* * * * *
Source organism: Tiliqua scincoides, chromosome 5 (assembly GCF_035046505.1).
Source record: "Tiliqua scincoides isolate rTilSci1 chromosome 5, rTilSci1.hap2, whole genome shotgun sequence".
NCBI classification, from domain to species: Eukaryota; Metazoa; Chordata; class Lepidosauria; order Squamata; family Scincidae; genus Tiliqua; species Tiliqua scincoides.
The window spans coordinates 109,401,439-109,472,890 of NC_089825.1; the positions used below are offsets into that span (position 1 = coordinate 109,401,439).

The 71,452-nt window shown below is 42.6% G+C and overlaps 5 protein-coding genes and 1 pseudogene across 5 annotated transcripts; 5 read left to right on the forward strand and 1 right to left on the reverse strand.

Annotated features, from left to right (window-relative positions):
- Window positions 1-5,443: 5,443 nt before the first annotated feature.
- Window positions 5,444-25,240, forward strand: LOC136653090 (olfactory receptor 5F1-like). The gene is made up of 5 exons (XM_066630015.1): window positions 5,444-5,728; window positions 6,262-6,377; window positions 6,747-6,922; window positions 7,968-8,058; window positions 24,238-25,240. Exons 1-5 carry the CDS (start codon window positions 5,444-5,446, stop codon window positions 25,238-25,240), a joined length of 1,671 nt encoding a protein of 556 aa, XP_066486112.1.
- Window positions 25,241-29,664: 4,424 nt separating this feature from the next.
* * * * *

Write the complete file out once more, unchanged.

Source organism: Tiliqua scincoides, chromosome 5 (assembly GCF_035046505.1).
Source record: "Tiliqua scincoides isolate rTilSci1 chromosome 5, rTilSci1.hap2, whole genome shotgun sequence".
NCBI classification, from domain to species: Eukaryota; Metazoa; Chordata; class Lepidosauria; order Squamata; family Scincidae; genus Tiliqua; species Tiliqua scincoides.
The window spans coordinates 109,401,439-109,472,890 of NC_089825.1; the positions used below are offsets into that span (position 1 = coordinate 109,401,439).

The 71,452-nt window shown below is 42.6% G+C and overlaps 5 protein-coding genes and 1 pseudogene across 5 annotated transcripts; 5 read left to right on the forward strand and 1 right to left on the reverse strand.

Annotated features, from left to right (window-relative positions):
- Window positions 1-5,443: 5,443 nt before the first annotated feature.
- Window positions 5,444-25,240, forward strand: LOC136653090 (olfactory receptor 5F1-like). The gene is made up of 5 exons (XM_066630015.1): window positions 5,444-5,728; window positions 6,262-6,377; window positions 6,747-6,922; window positions 7,968-8,058; window positions 24,238-25,240. Exons 1-5 carry the CDS (start codon window positions 5,444-5,446, stop codon window positions 25,238-25,240), a joined length of 1,671 nt encoding a protein of 556 aa, XP_066486112.1.
- Window positions 25,241-29,664: 4,424 nt separating this feature from the next.